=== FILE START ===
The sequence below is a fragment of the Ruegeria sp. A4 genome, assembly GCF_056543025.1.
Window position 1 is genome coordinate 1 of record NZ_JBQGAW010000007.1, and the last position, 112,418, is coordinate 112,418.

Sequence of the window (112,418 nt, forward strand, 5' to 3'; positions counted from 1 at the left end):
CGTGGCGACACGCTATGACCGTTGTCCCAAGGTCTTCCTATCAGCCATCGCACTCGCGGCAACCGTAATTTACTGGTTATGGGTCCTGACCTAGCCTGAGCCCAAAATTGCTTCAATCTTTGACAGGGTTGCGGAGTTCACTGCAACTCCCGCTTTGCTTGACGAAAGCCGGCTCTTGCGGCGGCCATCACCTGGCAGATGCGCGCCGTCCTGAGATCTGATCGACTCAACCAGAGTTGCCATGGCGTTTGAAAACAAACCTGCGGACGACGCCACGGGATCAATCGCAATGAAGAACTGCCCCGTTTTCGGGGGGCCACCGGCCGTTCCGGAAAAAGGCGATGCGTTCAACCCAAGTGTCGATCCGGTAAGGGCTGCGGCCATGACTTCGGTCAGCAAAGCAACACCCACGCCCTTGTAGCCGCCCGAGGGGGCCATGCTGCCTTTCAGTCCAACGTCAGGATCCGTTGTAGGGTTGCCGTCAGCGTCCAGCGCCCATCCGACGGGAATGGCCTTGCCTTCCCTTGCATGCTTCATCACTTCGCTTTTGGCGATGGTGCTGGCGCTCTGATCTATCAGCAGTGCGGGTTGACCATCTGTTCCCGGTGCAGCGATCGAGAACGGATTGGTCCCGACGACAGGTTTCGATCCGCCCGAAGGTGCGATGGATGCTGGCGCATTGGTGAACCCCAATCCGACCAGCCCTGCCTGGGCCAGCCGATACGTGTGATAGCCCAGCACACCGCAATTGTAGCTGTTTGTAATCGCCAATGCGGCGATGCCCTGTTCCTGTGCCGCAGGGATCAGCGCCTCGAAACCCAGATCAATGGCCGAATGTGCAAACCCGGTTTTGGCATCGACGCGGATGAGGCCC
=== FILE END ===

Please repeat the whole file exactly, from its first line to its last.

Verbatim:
The sequence below is a fragment of the Ruegeria sp. A4 genome, assembly GCF_056543025.1.
Window position 1 is genome coordinate 1 of record NZ_JBQGAW010000007.1, and the last position, 112,418, is coordinate 112,418.

Sequence of the window (112,418 nt, forward strand, 5' to 3'; positions counted from 1 at the left end):
CGTGGCGACACGCTATGACCGTTGTCCCAAGGTCTTCCTATCAGCCATCGCACTCGCGGCAACCGTAATTTACTGGTTATGGGTCCTGACCTAGCCTGAGCCCAAAATTGCTTCAATCTTTGACAGGGTTGCGGAGTTCACTGCAACTCCCGCTTTGCTTGACGAAAGCCGGCTCTTGCGGCGGCCATCACCTGGCAGATGCGCGCCGTCCTGAGATCTGATCGACTCAACCAGAGTTGCCATGGCGTTTGAAAACAAACCTGCGGACGACGCCACGGGATCAATCGCAATGAAGAACTGCCCCGTTTTCGGGGGGCCACCGGCCGTTCCGGAAAAAGGCGATGCGTTCAACCCAAGTGTCGATCCGGTAAGGGCTGCGGCCATGACTTCGGTCAGCAAAGCAACACCCACGCCCTTGTAGCCGCCCGAGGGGGCCATGCTGCCTTTCAGTCCAACGTCAGGATCCGTTGTAGGGTTGCCGTCAGCGTCCAGCGCCCATCCGACGGGAATGGCCTTGCCTTCCCTTGCATGCTTCATCACTTCGCTTTTGGCGATGGTGCTGGCGCTCTGATCTATCAGCAGTGCGGGTTGACCATCTGTTCCCGGTGCAGCGATCGAGAACGGATTGGTCCCGACGACAGGTTTCGATCCGCCCGAAGGTGCGATGGATGCTGGCGCATTGGTGAACCCCAATCCGACCAGCCCTGCCTGGGCCAGCCGATACGTGTGATAGCCCAGCACACCGCAATTGTAGCTGTTTGTAATCGCCAATGCGGCGATGCCCTGTTCCTGTGCCGCAGGGATCAGCGCCTCGAAACCCAGATCAATGGCCGAATGTGCAAACCCGGTTTTGGCATCGACGCGGATGAGGCCC